Well, not quite, some did ask but most were not for listening.
And so it was with both Craig Whyte and Bernie Madoff.
Madoff’s criminality was of an exponentially greater scale than Whyte - $65 billion in a Ponzi scheme - but his lack of principles was the same.
I recently read two books on the crimes of Bernie Madoff - both of them offer interesting insights into the psychology of the man, his victims, those who profited by doing his bidding and those who tried to blow the whistle.
It will forever be a stain on our club and on our support that collectively we didn’t stop Craig Whyte taking over the club, that we failed collectively to heed the warning signs and that we fumbled the opportunity to control the club ourselves. But those are side matters to the point of this article.
We can blame others, we can blame ourselves - but ultimately being taken for mugs is something that happens to us all at one time or another - this just happens to be a spectacular example.
In Diane Henriques excellent book “Bernie Madoff, The Wizard Of Lies” she offers the opinion that “Any number of crimes may be committed by a seedy-looking, shifty-eyed, inarticulate grifter in a cheap suit and scuffed shoes, but a Ponzi scheme is never going to be one of them. Yet almost every Madoff victim, including the SEC, trusted him precisely because he seemed so trustworthy.”
Our shame is that we got done over by Craig Whyte and he just never looked like a Rangers chairman - “a seedy-looking, shifty-eyed, inarticulate grifter in a cheap suit.”
Yet this charlatan made it past the massed ranks of Sir David Murray’s empire, the bank, rows of lawyers and the fit and proper person test at the SFA (stop sniggering at the back) - so the ordinary man in the street had little beyond a gut feeling with which to counter the wave of enthusiasm which greeted him.
Several times Bernie Madoff lied to the Securities and Exchange COmmission and fully expected the FBI to knock on his door in the morning - but the knock never came. The investigators didn’t ask the right questions and they didn’t check the wrong answers. Craig Whyte almost got away with it - if we had gotten into the Champions League group stages or if the Tax Tribunal had ruled earlier I reckon he could have pulled it off.
“Con man” is a short hand for “confidence man” - that’s how frauds work - they appear more clever, more experienced, more confident, more in control - you ignore unpleasant realities because the consequences are too awful to imagine. People admire the life of luxury, his success, are flattered when he talks to you, tell yourself how respected they are, are envious of the money he makes but console yourself that sophisticated people speak highly of him. That’s how they do it. So don’t blame yourself.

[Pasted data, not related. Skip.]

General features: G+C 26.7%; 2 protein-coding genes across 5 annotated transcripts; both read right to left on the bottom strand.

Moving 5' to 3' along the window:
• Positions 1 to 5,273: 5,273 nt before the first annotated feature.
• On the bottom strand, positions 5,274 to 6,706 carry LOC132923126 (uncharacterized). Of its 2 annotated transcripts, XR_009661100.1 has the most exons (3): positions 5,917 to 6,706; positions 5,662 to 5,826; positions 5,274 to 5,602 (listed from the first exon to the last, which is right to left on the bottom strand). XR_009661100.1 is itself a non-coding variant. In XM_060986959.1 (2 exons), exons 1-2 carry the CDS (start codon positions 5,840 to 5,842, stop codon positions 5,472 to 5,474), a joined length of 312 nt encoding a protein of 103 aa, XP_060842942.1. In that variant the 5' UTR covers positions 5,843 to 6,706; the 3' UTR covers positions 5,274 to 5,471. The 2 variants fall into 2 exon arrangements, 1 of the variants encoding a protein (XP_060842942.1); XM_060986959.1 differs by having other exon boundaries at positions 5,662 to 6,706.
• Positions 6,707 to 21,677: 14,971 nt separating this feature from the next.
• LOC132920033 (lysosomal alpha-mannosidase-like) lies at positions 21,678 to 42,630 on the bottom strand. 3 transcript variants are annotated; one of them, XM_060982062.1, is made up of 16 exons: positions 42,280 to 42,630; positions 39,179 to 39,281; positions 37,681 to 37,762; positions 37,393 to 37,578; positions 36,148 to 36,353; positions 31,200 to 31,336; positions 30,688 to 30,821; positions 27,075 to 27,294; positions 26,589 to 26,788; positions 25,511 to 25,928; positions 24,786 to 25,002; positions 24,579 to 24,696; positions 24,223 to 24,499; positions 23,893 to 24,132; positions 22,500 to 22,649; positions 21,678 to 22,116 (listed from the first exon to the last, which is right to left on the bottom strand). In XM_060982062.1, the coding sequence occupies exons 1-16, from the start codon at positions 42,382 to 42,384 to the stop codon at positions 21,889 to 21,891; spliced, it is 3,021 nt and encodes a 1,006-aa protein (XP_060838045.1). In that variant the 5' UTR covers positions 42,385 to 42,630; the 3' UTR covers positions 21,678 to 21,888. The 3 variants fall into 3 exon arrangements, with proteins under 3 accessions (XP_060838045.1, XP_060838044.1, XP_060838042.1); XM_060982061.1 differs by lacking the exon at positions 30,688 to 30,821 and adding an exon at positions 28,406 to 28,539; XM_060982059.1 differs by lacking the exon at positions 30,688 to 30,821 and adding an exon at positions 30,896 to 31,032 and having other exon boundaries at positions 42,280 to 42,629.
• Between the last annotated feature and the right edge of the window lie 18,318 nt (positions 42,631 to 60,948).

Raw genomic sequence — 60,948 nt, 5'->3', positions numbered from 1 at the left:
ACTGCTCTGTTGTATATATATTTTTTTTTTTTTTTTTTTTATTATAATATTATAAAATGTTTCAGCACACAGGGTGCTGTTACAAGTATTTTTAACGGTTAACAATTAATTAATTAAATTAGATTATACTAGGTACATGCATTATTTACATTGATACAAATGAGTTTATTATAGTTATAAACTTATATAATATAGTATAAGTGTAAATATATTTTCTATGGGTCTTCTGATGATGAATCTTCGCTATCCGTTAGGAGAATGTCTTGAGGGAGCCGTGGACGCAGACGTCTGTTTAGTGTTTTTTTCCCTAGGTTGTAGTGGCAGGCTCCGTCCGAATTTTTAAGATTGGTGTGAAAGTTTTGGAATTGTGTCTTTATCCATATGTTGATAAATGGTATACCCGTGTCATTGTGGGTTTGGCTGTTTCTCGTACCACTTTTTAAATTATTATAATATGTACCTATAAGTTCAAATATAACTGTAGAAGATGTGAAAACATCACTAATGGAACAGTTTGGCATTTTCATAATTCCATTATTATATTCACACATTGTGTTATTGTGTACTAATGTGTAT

Additionally, while some of us thought Whyte’s CV was a little peculiar - we lacked the hard evidence of criminality. The gap in his CV, his sojourn in Monte Carlo, etc, did, with hindsight, point to problems but with no knowledge of his disbarment as director you could be forgiven for assuming he made his money offshore playing the markets. Naive perhaps but to believe that someone could buy Rangers with no funds of his own to back it up was beyond our imagining.
One of Madoff’s victims spoke about the advantage criminals have over the rest of us - their imagination. Elie Wiesel is an Auschwitz survivor who lost $15million and most of the funds of his memorial foundation to Madoff. Wiesel said the victims of the Nazis and of Madoff could not be expected to comprehend the criminals ability to imagine the crimes they would commit because they are able to think of crimes that are simply too grotesque for the victims ever to comprehend.
After Whyte departed the building the club saw a number of bidders - did we ever subject many of them to the sort of due diligence we should have? Did we ask the right questions?
Are we, as a support, asking the right questions now?